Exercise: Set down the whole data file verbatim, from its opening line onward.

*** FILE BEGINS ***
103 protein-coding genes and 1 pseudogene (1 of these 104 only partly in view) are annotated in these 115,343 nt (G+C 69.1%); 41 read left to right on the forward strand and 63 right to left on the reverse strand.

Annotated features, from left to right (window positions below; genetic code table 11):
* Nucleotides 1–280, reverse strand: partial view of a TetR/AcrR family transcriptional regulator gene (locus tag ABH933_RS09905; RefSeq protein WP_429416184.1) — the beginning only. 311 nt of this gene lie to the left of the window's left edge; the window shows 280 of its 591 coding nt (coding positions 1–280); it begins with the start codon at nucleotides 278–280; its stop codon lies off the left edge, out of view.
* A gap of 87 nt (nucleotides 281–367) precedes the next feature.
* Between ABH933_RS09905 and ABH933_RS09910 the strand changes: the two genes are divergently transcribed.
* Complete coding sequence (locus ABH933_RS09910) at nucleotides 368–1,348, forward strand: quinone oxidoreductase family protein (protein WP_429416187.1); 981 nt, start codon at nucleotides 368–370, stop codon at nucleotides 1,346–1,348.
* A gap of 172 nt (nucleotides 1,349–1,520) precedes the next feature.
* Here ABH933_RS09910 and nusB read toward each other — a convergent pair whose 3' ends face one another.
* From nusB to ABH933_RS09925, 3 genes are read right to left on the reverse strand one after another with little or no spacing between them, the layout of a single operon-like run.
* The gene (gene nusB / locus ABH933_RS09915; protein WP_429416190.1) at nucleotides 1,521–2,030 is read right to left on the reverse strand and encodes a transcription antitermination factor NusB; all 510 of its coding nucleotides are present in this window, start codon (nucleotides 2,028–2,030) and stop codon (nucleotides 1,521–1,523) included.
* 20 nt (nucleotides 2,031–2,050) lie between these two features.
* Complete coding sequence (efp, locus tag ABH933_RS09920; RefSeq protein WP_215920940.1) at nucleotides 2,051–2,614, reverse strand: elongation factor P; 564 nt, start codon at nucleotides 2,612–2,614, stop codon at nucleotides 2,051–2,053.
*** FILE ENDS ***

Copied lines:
103 protein-coding genes and 1 pseudogene (1 of these 104 only partly in view) are annotated in these 115,343 nt (G+C 69.1%); 41 read left to right on the forward strand and 63 right to left on the reverse strand.

Annotated features, from left to right (window positions below; genetic code table 11):
* Nucleotides 1–280, reverse strand: partial view of a TetR/AcrR family transcriptional regulator gene (locus tag ABH933_RS09905; RefSeq protein WP_429416184.1) — the beginning only. 311 nt of this gene lie to the left of the window's left edge; the window shows 280 of its 591 coding nt (coding positions 1–280); it begins with the start codon at nucleotides 278–280; its stop codon lies off the left edge, out of view.
* A gap of 87 nt (nucleotides 281–367) precedes the next feature.
* Between ABH933_RS09905 and ABH933_RS09910 the strand changes: the two genes are divergently transcribed.
* Complete coding sequence (locus ABH933_RS09910) at nucleotides 368–1,348, forward strand: quinone oxidoreductase family protein (protein WP_429416187.1); 981 nt, start codon at nucleotides 368–370, stop codon at nucleotides 1,346–1,348.
* A gap of 172 nt (nucleotides 1,349–1,520) precedes the next feature.
* Here ABH933_RS09910 and nusB read toward each other — a convergent pair whose 3' ends face one another.
* From nusB to ABH933_RS09925, 3 genes are read right to left on the reverse strand one after another with little or no spacing between them, the layout of a single operon-like run.
* The gene (gene nusB / locus ABH933_RS09915; protein WP_429416190.1) at nucleotides 1,521–2,030 is read right to left on the reverse strand and encodes a transcription antitermination factor NusB; all 510 of its coding nucleotides are present in this window, start codon (nucleotides 2,028–2,030) and stop codon (nucleotides 1,521–1,523) included.
* 20 nt (nucleotides 2,031–2,050) lie between these two features.
* Complete coding sequence (efp, locus tag ABH933_RS09920; RefSeq protein WP_215920940.1) at nucleotides 2,051–2,614, reverse strand: elongation factor P; 564 nt, start codon at nucleotides 2,612–2,614, stop codon at nucleotides 2,051–2,053.